I sat in my hotel room in Vienna, amazed. There on the TV, on the German and English networks, was General Bashir of Sudan — a man indicted for war crimes in Darfur, an engineer of genocide — standing in the capital of a new country, one formed by splitting Sudan in two. That new country is South Sudan, whose people voted all but unanimously to split from the north, pursuant to a peace deal brokered by President Bush early in his adminstration.
In 1989, the National Islamic Front, driven by the ferociously racist and anti-Christian ideology of radical Islam, seized power in a military coup led by General Bashir. The NIF proceeded to unleash a whirlwind of hatred against their fellow citizens in the south. Millions — note, millions — died, and this was long before the atrocities in Darfur. The war against the innocent, defended by the SPLM army, raged until the Bush-led peace deal in 2003.
So to see General Bashir in the capital of the new Sudan as part of the celebration was, well, both moving and puzzling.
Certainly the birth of South Sudan is the occasion for genuine celebration. The southerners, though still at risk from a revived war at the hands of the notoriously duplicitous Bashir, are free, free at long last.
But there is a sour taste along with the champagne. What about the Nuba? And what fate for the forgotten southerners of Abyei, on the disputed border between north and south?
Around the year 2000, along with some colleagues and a Catholic Sudanese bishop, I founded an organization whose purpose was to respond to the desperate plight of these Sudanese, to bring aid to them in-country, and to bring political assistance by working the corridors of power in Washington, D.C. This was at the height of the north’s campaign against them, when they literally faced annihilation.
The proud warrior Dinka of Abyei were subjected to ruthless slave raids by northern tribesmen, armed by Bashir’s regime. The slavers killed the men, repeatedly gang-raped the women, and abducted the women and children for a life of slavery, during which their achilles tendons were deliberately cut and they were treated much worse than the animals they were forced to herd. It is no surprise that the northerners’ term for the black Dinka is “fire-wood,” i.e., the Dinka are not seen as human beings. That is brutal and ugly, and it led to devastating consequences for the Dinka. My colleagues documented this in extensive interviews with escaped slaves and survivors of the raids on Dinka villages, interviews compiled in a film and deposited in various human-rights archives.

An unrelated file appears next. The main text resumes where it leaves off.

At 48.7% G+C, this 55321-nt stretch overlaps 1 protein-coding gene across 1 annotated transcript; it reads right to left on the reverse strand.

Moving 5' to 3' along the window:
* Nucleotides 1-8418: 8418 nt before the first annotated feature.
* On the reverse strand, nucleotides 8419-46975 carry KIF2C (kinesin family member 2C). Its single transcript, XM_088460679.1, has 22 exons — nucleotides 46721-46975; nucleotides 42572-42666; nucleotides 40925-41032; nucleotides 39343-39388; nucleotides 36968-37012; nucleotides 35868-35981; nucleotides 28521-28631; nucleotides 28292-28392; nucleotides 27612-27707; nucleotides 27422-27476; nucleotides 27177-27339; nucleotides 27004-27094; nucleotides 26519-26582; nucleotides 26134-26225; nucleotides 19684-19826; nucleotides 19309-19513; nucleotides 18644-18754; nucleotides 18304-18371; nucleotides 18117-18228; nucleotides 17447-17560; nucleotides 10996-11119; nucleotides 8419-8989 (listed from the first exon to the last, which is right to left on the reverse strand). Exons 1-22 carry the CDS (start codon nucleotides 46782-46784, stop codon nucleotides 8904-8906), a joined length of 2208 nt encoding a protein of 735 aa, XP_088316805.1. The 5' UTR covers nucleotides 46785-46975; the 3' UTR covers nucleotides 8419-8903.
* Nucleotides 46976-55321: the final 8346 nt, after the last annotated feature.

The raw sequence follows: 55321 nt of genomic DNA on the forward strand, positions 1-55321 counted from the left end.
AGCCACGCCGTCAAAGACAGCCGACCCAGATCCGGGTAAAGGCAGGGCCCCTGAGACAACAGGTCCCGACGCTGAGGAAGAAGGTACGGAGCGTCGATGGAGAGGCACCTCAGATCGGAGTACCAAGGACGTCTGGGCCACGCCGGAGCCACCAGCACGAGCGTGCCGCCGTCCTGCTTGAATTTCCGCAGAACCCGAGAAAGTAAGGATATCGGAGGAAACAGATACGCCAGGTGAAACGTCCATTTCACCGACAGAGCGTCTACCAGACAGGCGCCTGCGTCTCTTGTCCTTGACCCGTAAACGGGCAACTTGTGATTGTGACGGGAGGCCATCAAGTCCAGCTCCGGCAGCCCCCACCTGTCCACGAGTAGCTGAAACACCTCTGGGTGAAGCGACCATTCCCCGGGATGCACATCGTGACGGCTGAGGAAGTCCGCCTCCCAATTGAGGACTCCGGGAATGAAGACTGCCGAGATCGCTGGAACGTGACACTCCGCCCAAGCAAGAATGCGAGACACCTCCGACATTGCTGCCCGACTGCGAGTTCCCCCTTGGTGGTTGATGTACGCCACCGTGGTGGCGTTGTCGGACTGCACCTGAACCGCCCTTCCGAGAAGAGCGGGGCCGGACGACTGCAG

But to a certain extent, the hatred of Bashir and his cronies is even more intense when it comes to the Nuba.
The Nuba have one of the most ancient cultures in Africa, as many anthropological studies and documentaries attest. They are ethnically African, and religiously, they are Christian, Muslim, and Animist. As they lived peacefully in this diversity, they drew the particular ire of the NIF, a regime committed to a unitary vision of Sudan, one of Arab cultural identity and (extreme fundamentalist) Muslim religion.
I have been to the Nuba Mountains. I saw the NIF’s planes bomb defenseless civilians, including schools and churches, killing and maiming children and others. I have seen them bomb make-shift landing strips, landing strips used only by planes bringing supplies to a beleagured people, people beleagured because the NIF denied relief flights.
And then, in the 2003 peace deal, there was hope. But among the Nuba and Dinka and other Sudanese, there was also suspicion. Would Bashir abide by the terms of the peace deal and allow freedom for Abyei and the Nuba Mountains?
It is now clear Bashir and the regime he represents will not.
As the south moved toward independence, Bashir and the NIF initiated — and then increased — brutal attacks on civilians in both areas. Their geographical location makes them vulnerable — Abyei on the north/south border and the Nuba Mountains in the north, through a cruel twist of fate (to “permit” them to secede would fracture the geographical unity of the north).
Thus, the wonderful, glorious celebrations of July 9 as independence day for South Sudan have no resonance in, or scarcely any meaning for, the Nuba of the mountains and the Dinka of Abyei. They face the same merciless enemy, who seemingly thinks independence for South Sudan will blind the world to the continuing, escalating atrocities in Abyei and the mountains (and in some other places as well).
Don’t let it happen. Already, on July 9, Bashir called upon President Obama to lift sanctions. He must not do it. The world must keep relentless pressure on Bashir and his gang to end the brutality against the Nuba and the Dinka of Abyei. Otherwise, I am certain the genocide begun in 1989 will be pursued to its ruthless end.
— William L. Saunders Jr. is a human rights attorney in Washington, D.C. The views expressed are his own.